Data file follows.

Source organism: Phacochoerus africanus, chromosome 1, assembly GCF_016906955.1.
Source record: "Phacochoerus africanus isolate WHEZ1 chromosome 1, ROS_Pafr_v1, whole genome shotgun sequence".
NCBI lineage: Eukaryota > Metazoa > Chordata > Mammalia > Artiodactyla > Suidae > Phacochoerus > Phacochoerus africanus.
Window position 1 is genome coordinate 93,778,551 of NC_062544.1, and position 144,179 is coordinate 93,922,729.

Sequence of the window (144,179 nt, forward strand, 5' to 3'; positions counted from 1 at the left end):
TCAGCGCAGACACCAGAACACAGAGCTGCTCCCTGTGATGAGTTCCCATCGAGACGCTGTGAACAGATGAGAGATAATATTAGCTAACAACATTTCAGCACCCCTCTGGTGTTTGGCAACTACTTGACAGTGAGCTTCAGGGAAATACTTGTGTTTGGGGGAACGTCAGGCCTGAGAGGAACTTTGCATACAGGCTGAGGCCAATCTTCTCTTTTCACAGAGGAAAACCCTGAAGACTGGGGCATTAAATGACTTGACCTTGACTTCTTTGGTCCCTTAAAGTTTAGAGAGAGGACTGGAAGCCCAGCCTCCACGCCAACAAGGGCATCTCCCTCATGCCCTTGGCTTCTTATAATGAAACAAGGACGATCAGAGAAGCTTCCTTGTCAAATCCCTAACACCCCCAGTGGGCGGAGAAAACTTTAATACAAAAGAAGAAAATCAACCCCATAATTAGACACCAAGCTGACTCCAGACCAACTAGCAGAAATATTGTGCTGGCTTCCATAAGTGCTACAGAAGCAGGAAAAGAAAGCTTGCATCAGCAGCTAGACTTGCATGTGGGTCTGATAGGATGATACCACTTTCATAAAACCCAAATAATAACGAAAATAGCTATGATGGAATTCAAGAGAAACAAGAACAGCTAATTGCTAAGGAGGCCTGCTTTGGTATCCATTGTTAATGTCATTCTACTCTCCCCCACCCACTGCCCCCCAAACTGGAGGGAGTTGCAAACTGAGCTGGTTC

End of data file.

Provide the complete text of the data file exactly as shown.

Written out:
Source organism: Phacochoerus africanus, chromosome 1, assembly GCF_016906955.1.
Source record: "Phacochoerus africanus isolate WHEZ1 chromosome 1, ROS_Pafr_v1, whole genome shotgun sequence".
NCBI lineage: Eukaryota > Metazoa > Chordata > Mammalia > Artiodactyla > Suidae > Phacochoerus > Phacochoerus africanus.
Window position 1 is genome coordinate 93,778,551 of NC_062544.1, and position 144,179 is coordinate 93,922,729.

Sequence of the window (144,179 nt, forward strand, 5' to 3'; positions counted from 1 at the left end):
TCAGCGCAGACACCAGAACACAGAGCTGCTCCCTGTGATGAGTTCCCATCGAGACGCTGTGAACAGATGAGAGATAATATTAGCTAACAACATTTCAGCACCCCTCTGGTGTTTGGCAACTACTTGACAGTGAGCTTCAGGGAAATACTTGTGTTTGGGGGAACGTCAGGCCTGAGAGGAACTTTGCATACAGGCTGAGGCCAATCTTCTCTTTTCACAGAGGAAAACCCTGAAGACTGGGGCATTAAATGACTTGACCTTGACTTCTTTGGTCCCTTAAAGTTTAGAGAGAGGACTGGAAGCCCAGCCTCCACGCCAACAAGGGCATCTCCCTCATGCCCTTGGCTTCTTATAATGAAACAAGGACGATCAGAGAAGCTTCCTTGTCAAATCCCTAACACCCCCAGTGGGCGGAGAAAACTTTAATACAAAAGAAGAAAATCAACCCCATAATTAGACACCAAGCTGACTCCAGACCAACTAGCAGAAATATTGTGCTGGCTTCCATAAGTGCTACAGAAGCAGGAAAAGAAAGCTTGCATCAGCAGCTAGACTTGCATGTGGGTCTGATAGGATGATACCACTTTCATAAAACCCAAATAATAACGAAAATAGCTATGATGGAATTCAAGAGAAACAAGAACAGCTAATTGCTAAGGAGGCCTGCTTTGGTATCCATTGTTAATGTCATTCTACTCTCCCCCACCCACTGCCCCCCAAACTGGAGGGAGTTGCAAACTGAGCTGGTTC